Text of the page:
In a gilded ballroom at the Four Seasons hotel in Geneva last month, the world’s wealthiest collectors and their envoys gathered to bid on the final and most anticipated lot: a nearly 19-carat cotton-candy colored diamond called the Pink Legacy.
As the stunning rectangular-cut gem, set in a ring with two white diamond side stones, appeared on stage in its own illuminated glass case, the crowd of more than 500 hushed. Then the frenzied bidding began, quickly surpassing the auction house’s low estimate of $30 million, as four clients — two in the room, two others on the phone — topped one another’s outrageous offers until, finally, the gavel dropped.
Rahul Kadakia, international head of jewelry for Christie’s and the auctioneer who ran the sale, gestured to the winner in the front row: “Sold for you, sir!”
The winner was a representative for Harry Winston, and at $50 million, it was a record-breaking price per carat for a pink stone. The company promptly renamed it the Winston Pink Legacy.
“It’s my business to hope and dream for stones like this,” Kadakia told The Post a few weeks after the sale. “If I’m at Christie’s for another 25 years, I won’t see another like it.”
His excitement came down to the stone’s impressive legacy — it was once owned by the Oppenheimers, the so-called “first family of diamonds” who helmed De Beers for almost a century — as well as the shocking color. Graded as “fancy vivid,” the highest level of color intensity for a diamond, “the whole room turned pink” the first time Kadakia saw it, he said.
The stone is a strong investment for Harry Winston, he added. “Ten years from now, this diamond could be worth $100 million.”
The prices of pink diamonds — as well as those of their naturally candy-colored cousins in blue, green and red — are skyrocketing, increasingly making white diamonds seem like the people’s stones.
Colored diamonds are so much rarer than the colorless ones that the highest-quality pinks regularly command millions of dollars more per carat than a traditional rock. A whopping 163-carat flawless white diamond called the Art of De Grisogono, Creation I, sold for “just” $34 million back in 2017 — $16 million less than the comparatively little Pink Legacy.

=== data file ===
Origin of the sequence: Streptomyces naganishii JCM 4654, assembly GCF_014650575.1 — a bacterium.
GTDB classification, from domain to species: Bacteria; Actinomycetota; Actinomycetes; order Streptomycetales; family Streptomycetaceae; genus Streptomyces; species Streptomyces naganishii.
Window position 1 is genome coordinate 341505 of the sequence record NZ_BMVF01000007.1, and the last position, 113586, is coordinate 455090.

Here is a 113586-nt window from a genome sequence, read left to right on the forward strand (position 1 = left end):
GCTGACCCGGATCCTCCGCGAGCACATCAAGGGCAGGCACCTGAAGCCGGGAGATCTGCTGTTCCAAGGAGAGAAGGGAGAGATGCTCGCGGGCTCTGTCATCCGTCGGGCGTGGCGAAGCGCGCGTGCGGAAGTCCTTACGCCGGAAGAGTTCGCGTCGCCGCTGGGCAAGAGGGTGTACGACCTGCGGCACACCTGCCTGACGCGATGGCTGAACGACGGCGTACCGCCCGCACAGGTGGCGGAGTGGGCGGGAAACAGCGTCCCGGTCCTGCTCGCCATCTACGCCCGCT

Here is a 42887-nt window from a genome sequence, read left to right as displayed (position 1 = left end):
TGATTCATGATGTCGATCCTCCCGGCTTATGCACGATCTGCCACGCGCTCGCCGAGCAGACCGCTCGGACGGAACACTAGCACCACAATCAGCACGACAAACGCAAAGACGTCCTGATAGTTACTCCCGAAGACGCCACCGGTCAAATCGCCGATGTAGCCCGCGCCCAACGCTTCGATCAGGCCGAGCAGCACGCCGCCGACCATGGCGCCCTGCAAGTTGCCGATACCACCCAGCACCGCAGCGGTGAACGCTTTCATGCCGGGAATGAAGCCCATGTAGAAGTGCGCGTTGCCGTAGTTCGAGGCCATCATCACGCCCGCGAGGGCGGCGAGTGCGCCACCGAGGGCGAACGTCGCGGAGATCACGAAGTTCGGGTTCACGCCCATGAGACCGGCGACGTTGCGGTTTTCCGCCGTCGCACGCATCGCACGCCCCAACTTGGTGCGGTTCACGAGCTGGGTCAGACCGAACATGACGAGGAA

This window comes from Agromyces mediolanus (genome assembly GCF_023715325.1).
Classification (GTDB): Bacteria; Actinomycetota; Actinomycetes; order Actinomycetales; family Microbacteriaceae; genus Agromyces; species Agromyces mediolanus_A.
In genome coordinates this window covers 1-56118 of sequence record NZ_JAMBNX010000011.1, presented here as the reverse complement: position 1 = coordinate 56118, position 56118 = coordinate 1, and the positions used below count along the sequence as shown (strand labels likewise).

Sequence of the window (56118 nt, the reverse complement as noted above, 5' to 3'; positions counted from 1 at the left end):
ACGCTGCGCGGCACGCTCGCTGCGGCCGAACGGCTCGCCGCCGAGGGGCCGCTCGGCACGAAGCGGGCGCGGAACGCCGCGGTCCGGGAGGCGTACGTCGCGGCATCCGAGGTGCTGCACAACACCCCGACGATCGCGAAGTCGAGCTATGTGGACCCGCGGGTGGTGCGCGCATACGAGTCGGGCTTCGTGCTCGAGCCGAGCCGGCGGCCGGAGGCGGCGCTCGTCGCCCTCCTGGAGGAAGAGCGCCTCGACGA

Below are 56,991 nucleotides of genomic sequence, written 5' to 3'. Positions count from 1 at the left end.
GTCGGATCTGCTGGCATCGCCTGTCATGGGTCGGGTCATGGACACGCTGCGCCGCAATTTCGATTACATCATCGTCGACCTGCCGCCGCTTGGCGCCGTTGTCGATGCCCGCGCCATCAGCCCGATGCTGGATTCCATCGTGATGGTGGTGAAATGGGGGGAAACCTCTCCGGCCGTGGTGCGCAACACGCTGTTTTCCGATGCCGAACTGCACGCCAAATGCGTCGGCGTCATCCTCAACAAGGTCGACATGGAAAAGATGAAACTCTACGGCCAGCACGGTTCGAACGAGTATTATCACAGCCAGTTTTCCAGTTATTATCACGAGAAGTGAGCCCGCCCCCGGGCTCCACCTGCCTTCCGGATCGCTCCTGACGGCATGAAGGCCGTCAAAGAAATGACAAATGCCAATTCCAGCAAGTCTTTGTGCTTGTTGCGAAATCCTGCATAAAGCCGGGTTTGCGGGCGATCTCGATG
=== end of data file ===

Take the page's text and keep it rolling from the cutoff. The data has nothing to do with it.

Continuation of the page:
Even among colored diamonds, pinks are special, because they’re “just a total fluke of nature,” said Douglas Kazanjian, a Beverly Hills jeweler and gemstone consultant.
White diamonds are pure carbon, baked to crystalline perfection through a combination of extreme heat and pressure. The other shades are caused by impurities in the stone’s molecular structure — boron turns diamonds blue, nitrogen adds traces of yellow — but nobody knows exactly what makes a diamond blush.
Richly hued reds are on the same mysterious spectrum as pinks, and are even rarer still. Fewer than 30 red diamonds are known to exist, including the Kazanjian Red, which at 5.05 carats is the second-largest in the world.
Pinks — which can be salmon-colored, violet-tinged, or pure bubble gum, like the Pink Legacy — are more common than reds, but still, they consistently rank among the world’s most desirable gems.
They’ve been the diamonds of kings since the 17th century, when Jean Baptiste Tavernier, the famed French gem merchant and writer, spotted a 200-carat rough pink stone at the jewel markets in Golconda, India. At the time, this eastern river town was the only place on the planet to find diamonds. Tavernier — who visited there frequently and often sold the stones he purchased to Louis XIV — didn’t buy this one, but was so awed by it that he described it in his book, “The Six Voyages.” Although historians aren’t absolutely certain, it’s believed that the pink diamond he called “The Great Table” was eventually cut into two smaller ones, called the Daria-i-Noor and the Noor-ul-Ain, which are now both a part of the Iranian Crown Jewels.
The prolific South African diamond mines were discovered centuries later, in the late 1800s, and prompted the formation of De Beers. There, from the dusty depths of a De Beers-owned mine — there were many at the time — the stone that became the Pink Legacy emerged.
By then, other pink diamonds had been found, and each one would have been a rosy surprise and a cause for celebration. Experts believe the Pink Legacy was hand-cut to sparkling perfection in the 1930s, and it hasn’t been touched since. That the Oppenheimers kept it for themselves, instead of selling it, is a testament to its beauty, said Kadakia.
“They had access to any diamond in the world,” he said. “It’s like da Vinci deciding to keep his best work for himself.”
Then, probably 20 or 30 years ago, explained Kadakia, the Oppenheimer family sold the Pink Legacy to a private collector, who chose to remain anonymous all the way through the Christie’s auction.
Other owners of exquisite pinks haven’t been quite so private.
In recent years, pink diamonds have become a micro-trend among gem-flaunting celebrities, including former tennis pro Anna Kournikova, who sports an 11-carat pear-shaped sweet-pink diamond engagement ring from husband Enrique Iglesias. Actress Blake Lively also wears a pale, 12-carat oval-cut pink engagement ring, and Victoria Beckham has one, too: a peachy-pink oval stone that’s just one of the many exquisite baubles she’s received from husband David over the course of their almost 20-year marriage.